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Action on Additives logoAction on additives

In 2007, scientific research commissioned by the UK Government’s Food Standards Agency confirmed that mixtures of certain artificial food colourings and a commonly used food preservative can increase hyperactive behaviour in young children.

These food additives have not been banned and companies continue to use them in children's food, drinks and children's medicines. The artificial colourings were also reviewed at European level, and companies that use these chemicals in food are now required to label food and drink products containing the colours sunset yellow (E 110), quinoline yellow (E 104), carmoisine (E 122), allura red (E 129), tartrazine (E 102), ponceau 4R (E 124) with the following additional information on the label: ‘name or E number of the colour(s)’: "may have an adverse effect on activity and attention in children".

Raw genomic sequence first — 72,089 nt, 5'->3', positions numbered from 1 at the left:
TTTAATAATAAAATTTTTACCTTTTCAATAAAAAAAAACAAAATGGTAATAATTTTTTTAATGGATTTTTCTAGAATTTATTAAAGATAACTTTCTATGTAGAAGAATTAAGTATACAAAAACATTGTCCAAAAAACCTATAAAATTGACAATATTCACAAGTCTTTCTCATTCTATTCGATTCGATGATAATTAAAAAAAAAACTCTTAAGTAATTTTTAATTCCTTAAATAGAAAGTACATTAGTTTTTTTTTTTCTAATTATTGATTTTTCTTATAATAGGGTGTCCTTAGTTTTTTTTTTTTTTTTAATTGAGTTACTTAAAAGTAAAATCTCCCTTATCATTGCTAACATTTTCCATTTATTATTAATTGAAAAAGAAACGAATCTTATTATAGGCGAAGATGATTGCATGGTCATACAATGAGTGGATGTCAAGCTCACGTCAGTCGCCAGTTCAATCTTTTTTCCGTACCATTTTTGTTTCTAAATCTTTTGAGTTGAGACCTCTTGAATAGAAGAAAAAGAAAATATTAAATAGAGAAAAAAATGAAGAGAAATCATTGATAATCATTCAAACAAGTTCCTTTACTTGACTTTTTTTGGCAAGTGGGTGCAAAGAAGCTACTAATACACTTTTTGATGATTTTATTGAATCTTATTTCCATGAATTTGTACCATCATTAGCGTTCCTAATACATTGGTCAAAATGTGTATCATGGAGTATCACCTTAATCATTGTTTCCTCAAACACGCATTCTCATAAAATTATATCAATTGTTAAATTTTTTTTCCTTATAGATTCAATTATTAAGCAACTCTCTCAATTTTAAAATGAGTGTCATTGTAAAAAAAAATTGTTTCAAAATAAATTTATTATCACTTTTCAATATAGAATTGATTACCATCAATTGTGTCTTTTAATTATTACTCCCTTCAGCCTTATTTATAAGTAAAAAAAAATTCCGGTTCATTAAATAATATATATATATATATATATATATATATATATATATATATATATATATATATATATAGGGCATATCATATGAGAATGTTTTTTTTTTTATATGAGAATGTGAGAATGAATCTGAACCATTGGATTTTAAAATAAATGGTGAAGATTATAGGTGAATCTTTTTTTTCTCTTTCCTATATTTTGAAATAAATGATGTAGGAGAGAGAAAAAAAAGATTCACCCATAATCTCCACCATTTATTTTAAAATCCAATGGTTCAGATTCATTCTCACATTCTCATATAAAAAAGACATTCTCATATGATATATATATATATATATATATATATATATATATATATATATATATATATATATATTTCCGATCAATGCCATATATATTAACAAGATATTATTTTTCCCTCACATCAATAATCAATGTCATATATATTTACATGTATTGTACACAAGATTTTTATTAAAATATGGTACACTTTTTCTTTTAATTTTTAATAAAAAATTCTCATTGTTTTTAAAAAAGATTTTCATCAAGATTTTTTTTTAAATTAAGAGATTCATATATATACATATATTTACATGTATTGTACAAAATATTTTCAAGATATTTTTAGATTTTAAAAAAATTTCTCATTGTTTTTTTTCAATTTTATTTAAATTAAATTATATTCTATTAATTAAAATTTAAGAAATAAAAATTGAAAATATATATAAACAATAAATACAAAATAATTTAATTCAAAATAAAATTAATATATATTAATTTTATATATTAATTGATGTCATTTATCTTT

Despite food industry claims that the additives are used in just a 'handful' of products, the Food Commission found over 1,000 products in the UK containing these questionable ingredients. Most of these were targeted at children, and some still did not carry the required warning.

The Action on Additives website – previously run by the Food Commission, and now run by the First Steps Nutrition Trust – campaigns against the use of these and other artificial additives.

Visit the Action on Additives website, run by our sister organisation, the First Steps Nutrition Trust:

Use the links below to view educational resources for teachers and students previously produced by the Food Commission.